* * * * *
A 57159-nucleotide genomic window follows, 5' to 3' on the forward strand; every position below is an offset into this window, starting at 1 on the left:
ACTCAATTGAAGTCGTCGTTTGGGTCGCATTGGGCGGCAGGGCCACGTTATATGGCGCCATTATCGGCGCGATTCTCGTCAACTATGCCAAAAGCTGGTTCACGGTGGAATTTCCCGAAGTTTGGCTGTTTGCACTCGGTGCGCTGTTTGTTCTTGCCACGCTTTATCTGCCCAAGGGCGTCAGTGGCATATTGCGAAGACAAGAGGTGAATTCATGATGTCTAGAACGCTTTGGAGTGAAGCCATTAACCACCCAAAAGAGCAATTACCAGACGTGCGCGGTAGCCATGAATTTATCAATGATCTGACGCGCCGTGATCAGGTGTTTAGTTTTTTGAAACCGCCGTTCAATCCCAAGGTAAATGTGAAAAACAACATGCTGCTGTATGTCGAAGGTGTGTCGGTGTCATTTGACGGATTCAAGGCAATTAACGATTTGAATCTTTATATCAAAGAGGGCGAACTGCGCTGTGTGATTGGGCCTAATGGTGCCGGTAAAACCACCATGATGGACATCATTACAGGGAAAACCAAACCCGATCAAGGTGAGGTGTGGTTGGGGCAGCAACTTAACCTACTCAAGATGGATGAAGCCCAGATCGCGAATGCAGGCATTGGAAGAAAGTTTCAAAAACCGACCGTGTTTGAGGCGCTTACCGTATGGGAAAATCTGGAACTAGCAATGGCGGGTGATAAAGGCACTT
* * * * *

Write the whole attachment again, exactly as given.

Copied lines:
A 57159-nucleotide genomic window follows, 5' to 3' on the forward strand; every position below is an offset into this window, starting at 1 on the left:
ACTCAATTGAAGTCGTCGTTTGGGTCGCATTGGGCGGCAGGGCCACGTTATATGGCGCCATTATCGGCGCGATTCTCGTCAACTATGCCAAAAGCTGGTTCACGGTGGAATTTCCCGAAGTTTGGCTGTTTGCACTCGGTGCGCTGTTTGTTCTTGCCACGCTTTATCTGCCCAAGGGCGTCAGTGGCATATTGCGAAGACAAGAGGTGAATTCATGATGTCTAGAACGCTTTGGAGTGAAGCCATTAACCACCCAAAAGAGCAATTACCAGACGTGCGCGGTAGCCATGAATTTATCAATGATCTGACGCGCCGTGATCAGGTGTTTAGTTTTTTGAAACCGCCGTTCAATCCCAAGGTAAATGTGAAAAACAACATGCTGCTGTATGTCGAAGGTGTGTCGGTGTCATTTGACGGATTCAAGGCAATTAACGATTTGAATCTTTATATCAAAGAGGGCGAACTGCGCTGTGTGATTGGGCCTAATGGTGCCGGTAAAACCACCATGATGGACATCATTACAGGGAAAACCAAACCCGATCAAGGTGAGGTGTGGTTGGGGCAGCAACTTAACCTACTCAAGATGGATGAAGCCCAGATCGCGAATGCAGGCATTGGAAGAAAGTTTCAAAAACCGACCGTGTTTGAGGCGCTTACCGTATGGGAAAATCTGGAACTAGCAATGGCGGGTGATAAAGGCACTT